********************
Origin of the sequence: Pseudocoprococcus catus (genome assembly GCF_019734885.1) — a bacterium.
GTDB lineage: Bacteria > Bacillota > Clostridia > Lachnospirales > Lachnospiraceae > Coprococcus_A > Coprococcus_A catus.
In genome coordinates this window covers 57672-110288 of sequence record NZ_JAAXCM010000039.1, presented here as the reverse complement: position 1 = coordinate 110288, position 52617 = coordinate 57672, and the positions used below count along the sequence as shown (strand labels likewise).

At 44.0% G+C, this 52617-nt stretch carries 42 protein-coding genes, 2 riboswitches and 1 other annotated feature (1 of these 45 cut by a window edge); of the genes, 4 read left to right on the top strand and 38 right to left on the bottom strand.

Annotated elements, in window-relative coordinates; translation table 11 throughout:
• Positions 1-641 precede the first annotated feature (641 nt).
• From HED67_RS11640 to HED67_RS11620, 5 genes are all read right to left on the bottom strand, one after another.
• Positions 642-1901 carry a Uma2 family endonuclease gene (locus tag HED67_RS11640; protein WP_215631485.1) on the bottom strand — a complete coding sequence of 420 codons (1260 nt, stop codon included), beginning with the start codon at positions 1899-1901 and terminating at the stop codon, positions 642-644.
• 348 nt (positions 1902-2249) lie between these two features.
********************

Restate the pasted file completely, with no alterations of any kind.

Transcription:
Origin of the sequence: Pseudocoprococcus catus (genome assembly GCF_019734885.1) — a bacterium.
GTDB lineage: Bacteria > Bacillota > Clostridia > Lachnospirales > Lachnospiraceae > Coprococcus_A > Coprococcus_A catus.
In genome coordinates this window covers 57672-110288 of sequence record NZ_JAAXCM010000039.1, presented here as the reverse complement: position 1 = coordinate 110288, position 52617 = coordinate 57672, and the positions used below count along the sequence as shown (strand labels likewise).

At 44.0% G+C, this 52617-nt stretch carries 42 protein-coding genes, 2 riboswitches and 1 other annotated feature (1 of these 45 cut by a window edge); of the genes, 4 read left to right on the top strand and 38 right to left on the bottom strand.

Annotated elements, in window-relative coordinates; translation table 11 throughout:
• Positions 1-641 precede the first annotated feature (641 nt).
• From HED67_RS11640 to HED67_RS11620, 5 genes are all read right to left on the bottom strand, one after another.
• Positions 642-1901 carry a Uma2 family endonuclease gene (locus tag HED67_RS11640; protein WP_215631485.1) on the bottom strand — a complete coding sequence of 420 codons (1260 nt, stop codon included), beginning with the start codon at positions 1899-1901 and terminating at the stop codon, positions 642-644.
• 348 nt (positions 1902-2249) lie between these two features.